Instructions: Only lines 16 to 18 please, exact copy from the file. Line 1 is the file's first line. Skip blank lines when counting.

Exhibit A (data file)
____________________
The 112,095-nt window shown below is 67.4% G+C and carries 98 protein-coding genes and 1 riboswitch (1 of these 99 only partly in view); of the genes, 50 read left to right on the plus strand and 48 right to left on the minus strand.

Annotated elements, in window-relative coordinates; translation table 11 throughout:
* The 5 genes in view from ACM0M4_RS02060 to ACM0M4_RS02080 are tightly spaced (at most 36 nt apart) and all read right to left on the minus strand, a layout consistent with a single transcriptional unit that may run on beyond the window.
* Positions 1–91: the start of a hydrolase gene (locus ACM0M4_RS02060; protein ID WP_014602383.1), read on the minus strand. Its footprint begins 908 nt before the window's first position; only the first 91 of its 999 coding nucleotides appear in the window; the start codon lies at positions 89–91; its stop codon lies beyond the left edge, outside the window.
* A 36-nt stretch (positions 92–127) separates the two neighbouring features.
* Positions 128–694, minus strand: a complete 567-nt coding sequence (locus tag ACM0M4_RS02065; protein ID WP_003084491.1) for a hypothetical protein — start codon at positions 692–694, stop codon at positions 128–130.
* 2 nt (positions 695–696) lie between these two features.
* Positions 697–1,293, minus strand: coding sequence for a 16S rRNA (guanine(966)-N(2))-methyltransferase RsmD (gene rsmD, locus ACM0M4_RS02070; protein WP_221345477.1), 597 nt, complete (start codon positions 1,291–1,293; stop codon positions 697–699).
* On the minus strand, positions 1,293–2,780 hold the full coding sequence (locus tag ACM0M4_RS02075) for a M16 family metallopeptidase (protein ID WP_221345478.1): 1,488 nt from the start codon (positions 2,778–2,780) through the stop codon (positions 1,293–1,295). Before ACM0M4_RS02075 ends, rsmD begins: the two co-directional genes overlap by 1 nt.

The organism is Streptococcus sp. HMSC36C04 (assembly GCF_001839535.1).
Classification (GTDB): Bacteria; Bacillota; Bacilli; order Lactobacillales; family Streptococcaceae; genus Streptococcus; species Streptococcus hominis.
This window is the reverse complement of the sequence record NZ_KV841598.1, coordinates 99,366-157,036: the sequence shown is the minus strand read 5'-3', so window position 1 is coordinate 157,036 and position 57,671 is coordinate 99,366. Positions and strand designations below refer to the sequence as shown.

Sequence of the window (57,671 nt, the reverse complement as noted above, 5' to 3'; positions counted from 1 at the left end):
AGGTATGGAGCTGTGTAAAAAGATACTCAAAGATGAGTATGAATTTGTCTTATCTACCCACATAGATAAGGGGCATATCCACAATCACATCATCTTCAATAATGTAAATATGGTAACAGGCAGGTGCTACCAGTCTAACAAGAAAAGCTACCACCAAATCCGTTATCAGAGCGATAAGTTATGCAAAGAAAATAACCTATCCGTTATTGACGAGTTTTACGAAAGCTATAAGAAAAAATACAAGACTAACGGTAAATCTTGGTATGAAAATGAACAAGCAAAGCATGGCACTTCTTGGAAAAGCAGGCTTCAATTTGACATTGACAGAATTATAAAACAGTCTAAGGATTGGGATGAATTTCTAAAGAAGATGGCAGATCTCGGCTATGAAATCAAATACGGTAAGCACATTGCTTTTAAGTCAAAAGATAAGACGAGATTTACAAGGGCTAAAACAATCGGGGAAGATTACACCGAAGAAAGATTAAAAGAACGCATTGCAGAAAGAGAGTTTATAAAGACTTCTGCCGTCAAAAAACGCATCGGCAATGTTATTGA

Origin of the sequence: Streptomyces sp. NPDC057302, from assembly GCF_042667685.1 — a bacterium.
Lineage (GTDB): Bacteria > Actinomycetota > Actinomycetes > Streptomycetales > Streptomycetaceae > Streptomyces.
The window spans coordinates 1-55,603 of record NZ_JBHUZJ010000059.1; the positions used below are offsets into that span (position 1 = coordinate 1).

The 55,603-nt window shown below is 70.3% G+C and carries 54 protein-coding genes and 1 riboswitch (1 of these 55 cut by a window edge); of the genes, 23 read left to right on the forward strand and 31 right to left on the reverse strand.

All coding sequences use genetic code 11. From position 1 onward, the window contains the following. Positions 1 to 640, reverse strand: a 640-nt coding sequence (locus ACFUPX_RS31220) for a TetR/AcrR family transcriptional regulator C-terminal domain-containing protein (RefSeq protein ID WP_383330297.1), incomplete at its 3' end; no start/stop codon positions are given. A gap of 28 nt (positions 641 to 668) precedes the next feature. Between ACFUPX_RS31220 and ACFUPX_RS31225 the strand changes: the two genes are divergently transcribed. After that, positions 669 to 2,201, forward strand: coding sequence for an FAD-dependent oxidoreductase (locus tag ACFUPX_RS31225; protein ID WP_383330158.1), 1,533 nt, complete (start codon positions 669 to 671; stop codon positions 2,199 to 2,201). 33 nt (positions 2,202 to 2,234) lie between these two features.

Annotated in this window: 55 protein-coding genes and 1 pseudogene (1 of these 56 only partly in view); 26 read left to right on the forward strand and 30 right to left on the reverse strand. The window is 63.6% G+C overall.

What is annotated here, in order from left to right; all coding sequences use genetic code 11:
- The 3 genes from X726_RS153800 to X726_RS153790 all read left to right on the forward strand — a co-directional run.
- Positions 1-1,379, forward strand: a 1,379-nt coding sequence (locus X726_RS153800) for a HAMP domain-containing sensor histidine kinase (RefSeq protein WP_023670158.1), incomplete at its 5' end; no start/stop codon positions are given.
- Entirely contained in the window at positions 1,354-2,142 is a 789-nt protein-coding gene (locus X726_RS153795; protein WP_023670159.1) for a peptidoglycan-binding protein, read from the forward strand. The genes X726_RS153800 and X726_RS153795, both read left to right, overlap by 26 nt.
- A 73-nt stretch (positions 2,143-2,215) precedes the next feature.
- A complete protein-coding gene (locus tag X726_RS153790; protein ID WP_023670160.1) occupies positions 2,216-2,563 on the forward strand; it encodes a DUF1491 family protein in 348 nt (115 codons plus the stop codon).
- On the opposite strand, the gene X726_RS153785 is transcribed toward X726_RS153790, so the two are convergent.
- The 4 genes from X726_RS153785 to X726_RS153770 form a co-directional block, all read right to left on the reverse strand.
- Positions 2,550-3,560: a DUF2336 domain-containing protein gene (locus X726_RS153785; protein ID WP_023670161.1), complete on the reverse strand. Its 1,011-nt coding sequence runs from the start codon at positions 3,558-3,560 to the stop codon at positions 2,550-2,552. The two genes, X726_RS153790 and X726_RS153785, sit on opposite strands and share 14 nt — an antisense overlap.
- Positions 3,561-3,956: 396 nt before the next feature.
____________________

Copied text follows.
Lineage (GTDB): Bacteria > Actinomycetota > Actinomycetes > Streptomycetales > Streptomycetaceae > Streptomyces.
The window spans coordinates 1-55,603 of record NZ_JBHUZJ010000059.1; the positions used below are offsets into that span (position 1 = coordinate 1).

The 55,603-nt window shown below is 70.3% G+C and carries 54 protein-coding genes and 1 riboswitch (1 of these 55 cut by a window edge); of the genes, 23 read left to right on the forward strand and 31 right to left on the reverse strand.